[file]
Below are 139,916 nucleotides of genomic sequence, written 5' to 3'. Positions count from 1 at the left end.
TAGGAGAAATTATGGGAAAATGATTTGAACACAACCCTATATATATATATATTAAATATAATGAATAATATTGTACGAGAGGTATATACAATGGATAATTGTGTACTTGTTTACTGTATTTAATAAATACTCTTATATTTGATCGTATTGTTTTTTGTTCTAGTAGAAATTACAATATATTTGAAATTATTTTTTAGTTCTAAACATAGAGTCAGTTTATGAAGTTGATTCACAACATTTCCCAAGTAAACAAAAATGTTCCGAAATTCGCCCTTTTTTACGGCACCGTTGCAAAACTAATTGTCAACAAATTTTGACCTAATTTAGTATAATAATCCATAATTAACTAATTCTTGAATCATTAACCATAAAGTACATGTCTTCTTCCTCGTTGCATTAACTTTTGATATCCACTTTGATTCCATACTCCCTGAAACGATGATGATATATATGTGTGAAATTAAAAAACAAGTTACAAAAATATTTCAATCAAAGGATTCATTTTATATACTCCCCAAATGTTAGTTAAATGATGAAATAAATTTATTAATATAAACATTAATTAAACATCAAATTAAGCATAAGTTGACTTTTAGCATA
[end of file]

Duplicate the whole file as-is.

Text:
Below are 139,916 nucleotides of genomic sequence, written 5' to 3'. Positions count from 1 at the left end.
TAGGAGAAATTATGGGAAAATGATTTGAACACAACCCTATATATATATATATTAAATATAATGAATAATATTGTACGAGAGGTATATACAATGGATAATTGTGTACTTGTTTACTGTATTTAATAAATACTCTTATATTTGATCGTATTGTTTTTTGTTCTAGTAGAAATTACAATATATTTGAAATTATTTTTTAGTTCTAAACATAGAGTCAGTTTATGAAGTTGATTCACAACATTTCCCAAGTAAACAAAAATGTTCCGAAATTCGCCCTTTTTTACGGCACCGTTGCAAAACTAATTGTCAACAAATTTTGACCTAATTTAGTATAATAATCCATAATTAACTAATTCTTGAATCATTAACCATAAAGTACATGTCTTCTTCCTCGTTGCATTAACTTTTGATATCCACTTTGATTCCATACTCCCTGAAACGATGATGATATATATGTGTGAAATTAAAAAACAAGTTACAAAAATATTTCAATCAAAGGATTCATTTTATATACTCCCCAAATGTTAGTTAAATGATGAAATAAATTTATTAATATAAACATTAATTAAACATCAAATTAAGCATAAGTTGACTTTTAGCATA